The front door of a condemned Cedar Street property in Belfast, which has been vacant for years and is in pre foreclosure. The house is one of the problematic properties that Belfast Code Enforcement Officer Steve Wilson brought to the attention of city officials this week. Credit: Abigail Curtis / BDN

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Foreclosures are rising in Maine, creating some bargain real estate, but buyers need to do their homework first.

The number of foreclosure filings in Maine rose to 168 in May, up 33 percent from April and up 127 percent from May of last year,  according to a report released Thursday by ATTOM Insights, a real estate data company. The bumpup comes after federal and local relief measures, including deferred mortgage payments and interest forgiveness, ended last fall.

The May number represents only 0.2 percent of Maine’s housing units, but foreclosure filings are rising across most of Maine except in the Augusta-Waterville area, where they were down by 31 percent compared to April but up 20 percent compared with May 2021.

Maine ranked 15th nationally in its May foreclosure filing rate, according to ATTOM. Foreclosure filings include default notices, scheduled auctions and bank repossessions.

“Foreclosure activity overall is continuing its slow, steady climb back to normal after two years of government intervention led to historically low levels of defaults,” Rick Sharga, executive vice president at ATTOM, said.

This undated file photo shows a home in Southfield, Mich., that was foreclosed and sold for $24,500 after the owner failed to pay $285 in taxes, penalties and interest. Credit: AP Photo | Ed White File

About 891 foreclosed Maine homes are up for sale at auction now, according to, a foreclosure website.

The most, some 134, are in Penobscot County, with 22 listed in Bangor ranging in price from $10,000 for a three-bedroom home on Pearl Street to $270,520 for a four-bedroom home on Holland Street.

Foreclosures typically are far less expensive than standard homes because the sellers, whether they be financially struggling owners or banks that have taken over ownership, want to get rid of the homes quickly.

There are five different types of homes that could be available at bargain prices, according to Investopedia.

— A pre-foreclosure occurs when a mortgage lender has notified a borrower they are in default, but the homeowner can try to sell the property and attempt to avoid a foreclosure proceeding, which can harm their credit. Prospective buyers can find pre-foreclosure listings in county and city courthouses or online.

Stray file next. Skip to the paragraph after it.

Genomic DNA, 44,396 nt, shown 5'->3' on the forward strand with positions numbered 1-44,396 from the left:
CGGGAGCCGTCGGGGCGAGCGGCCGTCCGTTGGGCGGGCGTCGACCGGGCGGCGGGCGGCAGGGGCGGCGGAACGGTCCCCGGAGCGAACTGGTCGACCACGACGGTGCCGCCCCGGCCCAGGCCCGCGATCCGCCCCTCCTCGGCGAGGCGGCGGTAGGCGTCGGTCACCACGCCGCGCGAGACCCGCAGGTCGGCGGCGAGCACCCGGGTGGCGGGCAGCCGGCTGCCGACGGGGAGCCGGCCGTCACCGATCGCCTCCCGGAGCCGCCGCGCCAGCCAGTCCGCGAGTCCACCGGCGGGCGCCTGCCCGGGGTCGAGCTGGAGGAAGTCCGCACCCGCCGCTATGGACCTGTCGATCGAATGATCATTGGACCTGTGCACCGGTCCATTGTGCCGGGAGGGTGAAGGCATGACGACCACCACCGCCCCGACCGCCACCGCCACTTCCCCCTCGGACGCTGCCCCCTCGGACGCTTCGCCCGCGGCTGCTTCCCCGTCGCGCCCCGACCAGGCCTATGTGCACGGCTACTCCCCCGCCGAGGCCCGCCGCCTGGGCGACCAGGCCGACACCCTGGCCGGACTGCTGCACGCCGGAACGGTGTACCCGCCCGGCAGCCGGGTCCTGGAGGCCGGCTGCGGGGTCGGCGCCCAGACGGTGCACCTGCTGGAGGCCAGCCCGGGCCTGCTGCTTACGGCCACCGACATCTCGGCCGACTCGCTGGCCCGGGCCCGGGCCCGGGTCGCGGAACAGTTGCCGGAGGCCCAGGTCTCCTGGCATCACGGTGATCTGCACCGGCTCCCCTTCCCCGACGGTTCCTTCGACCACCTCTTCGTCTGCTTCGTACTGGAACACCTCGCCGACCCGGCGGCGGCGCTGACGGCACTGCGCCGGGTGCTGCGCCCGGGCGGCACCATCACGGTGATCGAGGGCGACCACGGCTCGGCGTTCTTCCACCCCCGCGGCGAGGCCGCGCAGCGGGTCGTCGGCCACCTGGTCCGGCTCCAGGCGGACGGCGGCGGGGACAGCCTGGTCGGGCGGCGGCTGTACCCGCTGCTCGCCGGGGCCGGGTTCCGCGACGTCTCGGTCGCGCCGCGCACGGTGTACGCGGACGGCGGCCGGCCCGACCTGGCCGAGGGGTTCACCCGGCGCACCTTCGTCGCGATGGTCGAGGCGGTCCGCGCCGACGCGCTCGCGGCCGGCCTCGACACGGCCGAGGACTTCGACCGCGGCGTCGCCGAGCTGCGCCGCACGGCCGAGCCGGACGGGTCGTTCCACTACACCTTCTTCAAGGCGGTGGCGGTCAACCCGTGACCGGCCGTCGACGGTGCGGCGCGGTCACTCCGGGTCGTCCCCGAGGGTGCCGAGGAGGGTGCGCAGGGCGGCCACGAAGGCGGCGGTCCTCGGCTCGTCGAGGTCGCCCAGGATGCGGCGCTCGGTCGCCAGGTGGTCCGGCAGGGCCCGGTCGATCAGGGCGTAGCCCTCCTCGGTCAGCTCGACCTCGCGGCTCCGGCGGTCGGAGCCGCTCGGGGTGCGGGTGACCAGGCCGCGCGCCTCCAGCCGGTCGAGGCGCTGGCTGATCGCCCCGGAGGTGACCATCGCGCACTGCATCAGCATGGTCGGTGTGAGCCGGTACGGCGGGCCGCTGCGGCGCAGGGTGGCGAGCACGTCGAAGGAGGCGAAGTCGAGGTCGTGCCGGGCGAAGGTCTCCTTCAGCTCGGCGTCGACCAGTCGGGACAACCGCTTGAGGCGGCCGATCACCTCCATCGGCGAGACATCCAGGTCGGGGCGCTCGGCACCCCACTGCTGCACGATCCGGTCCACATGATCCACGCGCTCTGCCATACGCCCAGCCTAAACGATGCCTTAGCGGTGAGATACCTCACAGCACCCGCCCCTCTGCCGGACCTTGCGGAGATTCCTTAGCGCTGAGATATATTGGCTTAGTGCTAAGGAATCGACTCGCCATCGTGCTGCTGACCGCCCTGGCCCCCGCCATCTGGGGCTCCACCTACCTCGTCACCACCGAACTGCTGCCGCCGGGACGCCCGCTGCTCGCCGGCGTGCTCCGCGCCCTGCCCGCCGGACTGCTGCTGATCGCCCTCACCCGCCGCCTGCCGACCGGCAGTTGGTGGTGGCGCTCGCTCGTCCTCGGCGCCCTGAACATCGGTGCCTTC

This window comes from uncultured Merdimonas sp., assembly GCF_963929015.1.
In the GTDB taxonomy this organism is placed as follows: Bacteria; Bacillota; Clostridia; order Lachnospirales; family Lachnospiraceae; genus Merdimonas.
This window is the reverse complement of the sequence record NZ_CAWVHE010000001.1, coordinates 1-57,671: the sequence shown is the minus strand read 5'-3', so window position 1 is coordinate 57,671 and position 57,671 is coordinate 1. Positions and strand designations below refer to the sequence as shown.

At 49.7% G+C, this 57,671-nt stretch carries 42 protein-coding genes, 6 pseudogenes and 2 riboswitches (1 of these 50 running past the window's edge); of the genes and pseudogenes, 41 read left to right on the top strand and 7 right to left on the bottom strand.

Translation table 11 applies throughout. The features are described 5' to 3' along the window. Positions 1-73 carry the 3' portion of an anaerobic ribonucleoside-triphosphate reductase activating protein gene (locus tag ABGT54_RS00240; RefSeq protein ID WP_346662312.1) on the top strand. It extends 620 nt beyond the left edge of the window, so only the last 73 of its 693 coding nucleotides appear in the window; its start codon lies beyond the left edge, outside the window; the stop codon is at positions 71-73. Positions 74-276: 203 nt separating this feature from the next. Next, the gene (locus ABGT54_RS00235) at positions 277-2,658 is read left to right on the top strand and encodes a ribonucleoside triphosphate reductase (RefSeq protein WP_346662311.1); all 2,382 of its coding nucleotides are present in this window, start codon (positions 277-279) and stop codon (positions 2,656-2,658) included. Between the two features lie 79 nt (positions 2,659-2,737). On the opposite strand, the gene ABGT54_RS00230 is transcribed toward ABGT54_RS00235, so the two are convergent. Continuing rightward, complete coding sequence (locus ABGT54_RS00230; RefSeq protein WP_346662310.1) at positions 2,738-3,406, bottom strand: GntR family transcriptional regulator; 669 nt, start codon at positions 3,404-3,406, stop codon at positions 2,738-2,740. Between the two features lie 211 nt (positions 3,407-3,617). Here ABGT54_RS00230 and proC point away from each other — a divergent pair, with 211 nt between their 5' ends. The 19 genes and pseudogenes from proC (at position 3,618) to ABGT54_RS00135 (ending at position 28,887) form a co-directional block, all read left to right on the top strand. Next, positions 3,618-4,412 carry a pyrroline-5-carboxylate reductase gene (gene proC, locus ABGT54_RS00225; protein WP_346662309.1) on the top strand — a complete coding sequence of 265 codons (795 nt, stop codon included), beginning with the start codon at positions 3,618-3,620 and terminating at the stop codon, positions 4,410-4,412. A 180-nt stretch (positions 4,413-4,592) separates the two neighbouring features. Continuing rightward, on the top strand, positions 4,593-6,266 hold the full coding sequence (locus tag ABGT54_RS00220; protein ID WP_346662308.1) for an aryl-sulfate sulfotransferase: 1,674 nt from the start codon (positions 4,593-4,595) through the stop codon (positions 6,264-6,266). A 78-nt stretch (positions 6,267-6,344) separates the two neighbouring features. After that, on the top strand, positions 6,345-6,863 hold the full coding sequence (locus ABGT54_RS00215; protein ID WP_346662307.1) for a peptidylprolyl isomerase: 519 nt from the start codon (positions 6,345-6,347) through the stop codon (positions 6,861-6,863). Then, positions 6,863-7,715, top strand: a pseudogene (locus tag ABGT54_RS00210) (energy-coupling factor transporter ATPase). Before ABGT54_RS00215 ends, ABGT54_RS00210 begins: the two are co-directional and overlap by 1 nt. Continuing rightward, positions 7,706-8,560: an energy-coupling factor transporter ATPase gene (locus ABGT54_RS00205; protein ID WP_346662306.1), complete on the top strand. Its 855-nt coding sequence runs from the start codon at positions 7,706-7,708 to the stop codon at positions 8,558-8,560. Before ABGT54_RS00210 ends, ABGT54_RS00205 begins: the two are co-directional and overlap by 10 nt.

— A short sale is when the lender will accept less for a property than the amount still owed on the original mortgage. Buyers usually need to prove financial hardship that will cause them to default on their loan. A bank must approve the selling conditions, so the process can take much longer than a usual home purchase.

— A sheriff’s sale auction happens after the lender notifies the borrower they are in default, although it does allow time for a homeowner to catch up on payments. The auction is usually managed by local law enforcement and the property goes to the highest bidder.

— Bank-owned properties are those that did not sell at auction and that the bank owns. There are online listings of these real estate-owned properties on websites including

— Government-owned homes are those bought with loans from the Federal Housing Administration or the Department of Veterans Affairs and repossessed by the government when they go into foreclosure. They are sold by brokers representing the federal agency.

Apart from additional paperwork and longer times to close on a purchase, foreclosed homes can be riskier to buy. Sales are often “as-is,” meaning there could be significant repairs, especially if the home was empty for a while, according to

The previous owner may not have been able to maintain the home, so a buyer should have enough cash to pay for updates and repairs. Foreclosed homes also may attract squatters, and the new owner will have to legally evict them, another high cost.

Still, more homes appear to be headed for foreclosure as macroeconomic factors pressure consumers.

“With inflation now at a 41-year high and runaway prices on necessities like food and gasoline, we may see foreclosure activity ramp up a little faster than most forecasts suggest,” Sharga said.